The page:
The Postcolonial Traveler: Kate O’Brien and the Basques = La Viajera Poscolonial/ Kate O’Brien y Euskadi.  Academica.

The Economics of Schooling in a Divided Society: The Case for Shared Education. Vani K. Borooah and Colin Knox. Palgrave

All these books are now listed in the Library Catalog.

 

 

 

 

 

Two Manuscripts in the O’Neill Collection

Posted on July 10, 2015 in Digital, Old Books, Special collections by Aedin

Hudson image

In 1931 Captain Francis O’Neill, one of the great collectors of Irish music, gave his library to the University of Notre Dame. O’Neill, born in County Cork in 1848, left Ireland in his teens and after some interesting years which included working as a sailor, settled into a career in the Chicago police force, becoming Chief of Police in 1901. Throughout his life his passion was Irish music, and he collected assiduously from Irish immigrants in the Chicago area. He also amassed a large collection of books on music and on Irish history, and these books, now in the Hesburgh Special Collections, show signs of his research in small pencil marks in the margins.

Many Irish dance tunes might have been lost but for the collections that O’Neill published. His collections are among the most important sources of Irish dance music.

In addition to the books, the Library received two manuscript books, each with an interesting provenance. The manuscripts were in poor condition, and have recently been taken to the Conservation Lab where conservator Sue Donovan stabilized bindings, carried out some mending and re-sewing, and returned them to the Rare Books Department in new custom-made cases.

They have also been digitally scanned, and may be viewed by clicking on the links below.

 

Reidy page
MSE 1434-1B

P.D. Reidy Manuscript. [c1890]

Manuscript of Patrick Reidy, Professor of Dance.

The Dancing Master was popular in rural Ireland in the nineteenth century. Travelling dancing masters would stay some weeks in an area, and hold classes there. O’Neill devotes a chapter to the Dancing Master in his Irish Minstrels and Musicians (Chicago, 1913).

With the Irish peasantry dancing was a passion, hence the necessity for a teacher. On stated evenings during the winter, regardless of the condition of the roads, or the inclemency of the weather, a large company of aspirants for the skill, ranging in age from ten to forty years, would assemble in some roomy barn having a smooth hard floor of clay to be instructed in the salutatory art…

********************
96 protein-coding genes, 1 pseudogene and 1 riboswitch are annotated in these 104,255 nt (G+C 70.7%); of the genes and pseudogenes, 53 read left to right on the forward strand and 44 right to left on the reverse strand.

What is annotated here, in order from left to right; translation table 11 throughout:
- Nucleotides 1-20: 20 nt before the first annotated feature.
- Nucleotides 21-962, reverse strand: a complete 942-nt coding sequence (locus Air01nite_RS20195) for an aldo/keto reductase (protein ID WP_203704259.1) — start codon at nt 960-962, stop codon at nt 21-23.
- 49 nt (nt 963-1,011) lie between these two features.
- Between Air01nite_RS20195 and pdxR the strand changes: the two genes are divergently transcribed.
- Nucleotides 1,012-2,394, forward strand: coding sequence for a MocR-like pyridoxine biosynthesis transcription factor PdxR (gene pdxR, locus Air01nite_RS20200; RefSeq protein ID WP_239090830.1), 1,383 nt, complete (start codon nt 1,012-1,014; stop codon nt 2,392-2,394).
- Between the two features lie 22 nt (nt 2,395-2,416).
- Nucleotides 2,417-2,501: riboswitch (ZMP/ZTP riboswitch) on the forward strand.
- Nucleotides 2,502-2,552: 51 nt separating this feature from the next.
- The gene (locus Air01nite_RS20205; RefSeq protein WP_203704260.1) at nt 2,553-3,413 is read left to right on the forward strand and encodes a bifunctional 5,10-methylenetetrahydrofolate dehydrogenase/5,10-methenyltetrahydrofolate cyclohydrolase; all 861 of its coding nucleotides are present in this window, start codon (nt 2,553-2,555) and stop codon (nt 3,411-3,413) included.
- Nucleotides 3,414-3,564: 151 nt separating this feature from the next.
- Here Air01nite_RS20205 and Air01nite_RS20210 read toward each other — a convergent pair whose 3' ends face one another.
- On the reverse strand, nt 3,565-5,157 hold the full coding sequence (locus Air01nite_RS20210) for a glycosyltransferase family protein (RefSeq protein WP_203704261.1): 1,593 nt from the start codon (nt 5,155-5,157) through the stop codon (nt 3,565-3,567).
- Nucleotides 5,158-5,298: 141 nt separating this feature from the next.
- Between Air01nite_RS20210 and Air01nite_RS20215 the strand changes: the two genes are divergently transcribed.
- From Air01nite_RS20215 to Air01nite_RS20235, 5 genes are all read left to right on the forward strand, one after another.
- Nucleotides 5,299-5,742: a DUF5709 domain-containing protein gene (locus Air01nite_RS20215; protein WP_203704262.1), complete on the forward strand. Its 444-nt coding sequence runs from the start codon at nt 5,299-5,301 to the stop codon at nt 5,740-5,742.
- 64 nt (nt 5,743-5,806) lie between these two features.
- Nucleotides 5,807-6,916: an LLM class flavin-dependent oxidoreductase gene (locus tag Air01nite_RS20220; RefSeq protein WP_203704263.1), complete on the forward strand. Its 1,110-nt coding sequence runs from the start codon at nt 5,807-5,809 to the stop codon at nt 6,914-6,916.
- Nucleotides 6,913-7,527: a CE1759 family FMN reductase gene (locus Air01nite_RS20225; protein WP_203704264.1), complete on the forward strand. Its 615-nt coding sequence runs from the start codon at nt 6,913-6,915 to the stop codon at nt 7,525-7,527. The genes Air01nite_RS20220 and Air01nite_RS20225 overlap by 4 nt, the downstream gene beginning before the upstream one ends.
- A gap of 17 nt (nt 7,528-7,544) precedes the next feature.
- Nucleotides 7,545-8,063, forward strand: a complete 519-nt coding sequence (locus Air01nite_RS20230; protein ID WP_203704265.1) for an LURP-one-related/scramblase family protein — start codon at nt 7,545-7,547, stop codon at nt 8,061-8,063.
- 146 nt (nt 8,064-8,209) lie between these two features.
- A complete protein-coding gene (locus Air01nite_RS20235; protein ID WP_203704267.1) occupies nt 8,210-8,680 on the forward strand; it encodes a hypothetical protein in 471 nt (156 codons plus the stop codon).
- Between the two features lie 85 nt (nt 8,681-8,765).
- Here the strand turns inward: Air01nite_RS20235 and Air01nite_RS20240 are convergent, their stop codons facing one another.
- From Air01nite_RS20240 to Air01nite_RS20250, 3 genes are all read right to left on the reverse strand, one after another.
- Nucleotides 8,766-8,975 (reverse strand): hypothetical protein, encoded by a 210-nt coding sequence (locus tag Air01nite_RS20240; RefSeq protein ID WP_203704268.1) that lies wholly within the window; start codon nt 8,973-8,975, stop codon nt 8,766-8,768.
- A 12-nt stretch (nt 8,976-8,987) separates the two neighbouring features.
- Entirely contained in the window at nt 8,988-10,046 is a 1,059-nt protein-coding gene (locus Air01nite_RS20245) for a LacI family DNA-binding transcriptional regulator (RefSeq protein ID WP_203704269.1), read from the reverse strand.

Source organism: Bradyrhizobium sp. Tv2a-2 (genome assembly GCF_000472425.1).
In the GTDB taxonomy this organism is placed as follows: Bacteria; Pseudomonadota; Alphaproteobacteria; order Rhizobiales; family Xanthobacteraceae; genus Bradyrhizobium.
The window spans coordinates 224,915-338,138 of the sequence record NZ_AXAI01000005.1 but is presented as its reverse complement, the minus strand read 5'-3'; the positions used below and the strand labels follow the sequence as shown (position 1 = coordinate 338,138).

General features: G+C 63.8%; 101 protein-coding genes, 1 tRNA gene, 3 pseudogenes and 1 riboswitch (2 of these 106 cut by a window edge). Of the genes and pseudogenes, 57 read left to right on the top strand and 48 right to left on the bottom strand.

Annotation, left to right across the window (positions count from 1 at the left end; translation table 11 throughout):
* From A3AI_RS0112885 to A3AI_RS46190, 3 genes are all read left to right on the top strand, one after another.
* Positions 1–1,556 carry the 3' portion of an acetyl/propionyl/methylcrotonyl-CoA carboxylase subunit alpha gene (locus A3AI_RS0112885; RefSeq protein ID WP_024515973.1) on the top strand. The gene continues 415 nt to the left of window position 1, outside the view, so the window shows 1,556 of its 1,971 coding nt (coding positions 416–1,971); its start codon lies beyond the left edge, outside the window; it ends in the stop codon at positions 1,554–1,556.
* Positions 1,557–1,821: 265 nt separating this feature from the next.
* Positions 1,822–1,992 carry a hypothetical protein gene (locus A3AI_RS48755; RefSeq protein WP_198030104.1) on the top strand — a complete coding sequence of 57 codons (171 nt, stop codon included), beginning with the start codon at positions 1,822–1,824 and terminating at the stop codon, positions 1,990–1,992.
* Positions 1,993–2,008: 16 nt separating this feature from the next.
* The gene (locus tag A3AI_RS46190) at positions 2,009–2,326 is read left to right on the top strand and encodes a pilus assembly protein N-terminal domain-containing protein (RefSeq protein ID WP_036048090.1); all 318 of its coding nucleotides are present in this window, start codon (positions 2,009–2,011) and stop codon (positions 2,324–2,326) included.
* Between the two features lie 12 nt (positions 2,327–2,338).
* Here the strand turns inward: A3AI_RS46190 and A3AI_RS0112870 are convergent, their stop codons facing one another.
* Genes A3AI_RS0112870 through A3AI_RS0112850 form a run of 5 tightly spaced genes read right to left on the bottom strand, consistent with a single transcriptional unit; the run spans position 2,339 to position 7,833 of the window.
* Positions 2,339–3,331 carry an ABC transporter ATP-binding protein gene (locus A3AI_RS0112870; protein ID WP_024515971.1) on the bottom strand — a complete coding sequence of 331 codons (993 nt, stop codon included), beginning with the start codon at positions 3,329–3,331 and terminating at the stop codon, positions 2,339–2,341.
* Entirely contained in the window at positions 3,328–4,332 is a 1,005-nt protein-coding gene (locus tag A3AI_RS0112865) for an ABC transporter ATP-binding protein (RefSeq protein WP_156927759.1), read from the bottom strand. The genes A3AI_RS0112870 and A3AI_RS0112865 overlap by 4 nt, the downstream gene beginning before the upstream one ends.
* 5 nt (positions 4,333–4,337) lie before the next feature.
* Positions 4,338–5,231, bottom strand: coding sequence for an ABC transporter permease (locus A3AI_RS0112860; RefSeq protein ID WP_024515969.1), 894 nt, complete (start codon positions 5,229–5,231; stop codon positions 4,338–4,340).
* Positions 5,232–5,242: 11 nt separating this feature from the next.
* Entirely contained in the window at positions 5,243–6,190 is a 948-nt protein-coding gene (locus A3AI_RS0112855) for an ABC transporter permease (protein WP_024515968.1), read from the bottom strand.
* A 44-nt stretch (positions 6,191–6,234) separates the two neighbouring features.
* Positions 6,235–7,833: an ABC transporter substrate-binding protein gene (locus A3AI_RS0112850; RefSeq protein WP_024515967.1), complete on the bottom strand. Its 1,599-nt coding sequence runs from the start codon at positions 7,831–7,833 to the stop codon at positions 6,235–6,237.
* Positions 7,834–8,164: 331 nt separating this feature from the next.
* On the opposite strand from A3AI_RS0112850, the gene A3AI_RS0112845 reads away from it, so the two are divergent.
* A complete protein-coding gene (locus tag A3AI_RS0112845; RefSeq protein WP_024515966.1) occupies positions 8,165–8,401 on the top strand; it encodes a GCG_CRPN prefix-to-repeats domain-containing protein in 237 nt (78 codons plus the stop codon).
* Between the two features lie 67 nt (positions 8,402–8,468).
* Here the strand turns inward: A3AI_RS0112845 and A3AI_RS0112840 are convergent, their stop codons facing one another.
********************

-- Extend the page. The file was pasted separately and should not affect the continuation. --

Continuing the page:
O’Neill 421

London in the 1890s had a large Irish population, and had its own branch of the Gaelic League by 1897, and when this branch eventually engaged a professional teacher for dance classes, they found Patrick Reidy, or Professor Reidy, a well-known dancing master from Kerry, living in Hackney, London.

It was Reidy who introduced and taught the group dances such as ‘The Siege of Ennis’ and ‘The Walls of Limerick’ which first became popular in London Gaelic League gatherings, then spread throughout England and into Ireland, through Gaelic League activities such as the 1901 Oireachtas in Dublin. Reidy was also one of the chief sources for the dances in A Handbook of Irish Dances (1902).

Our information on the manuscript in Captain O’Neill’s collection comes from O’Neill’s Irish Minstrels and Musicians. Apparently he and O’Neill were corresponding, and according to O’Neill, “the talented and kindly ‘Professor of Dancing, London and Castleisland,’ obligingly forwarded us a MS. book of music and a treatise from his own pen entitled: Dancing-Theory as It Should Be.”

This manuscript contains 37 pages of music, mostly dance tunes although there are some slow airs. A note on the source is often provided, with occasional additional comments such as that on the illustration above.

For more information on Patrick Reidy and the development of Irish céilí dancing, see Nicholas Carolan: The beginnings of ceili dancing: London in the 1890s. Dublin: Irish Traditional Music Archive, 2012. PDF: http://www.itma.ie/digitallibrary/book/beginnings-of-ceili-dancing/

 

MSE 1434-2B
H. Hudson Manuscript [c.1841]

Manuscript of Henry Hudson of Dublin.

Henry Hudson (1798-1889) was a Dublin dentist and one of the early collectors of Irish songs and music. He collected and transcribed music and published selections, 106 melodies in all, in The Citizen or Dublin Monthly Magazine, of which he was musical editor from 1841 to 1843.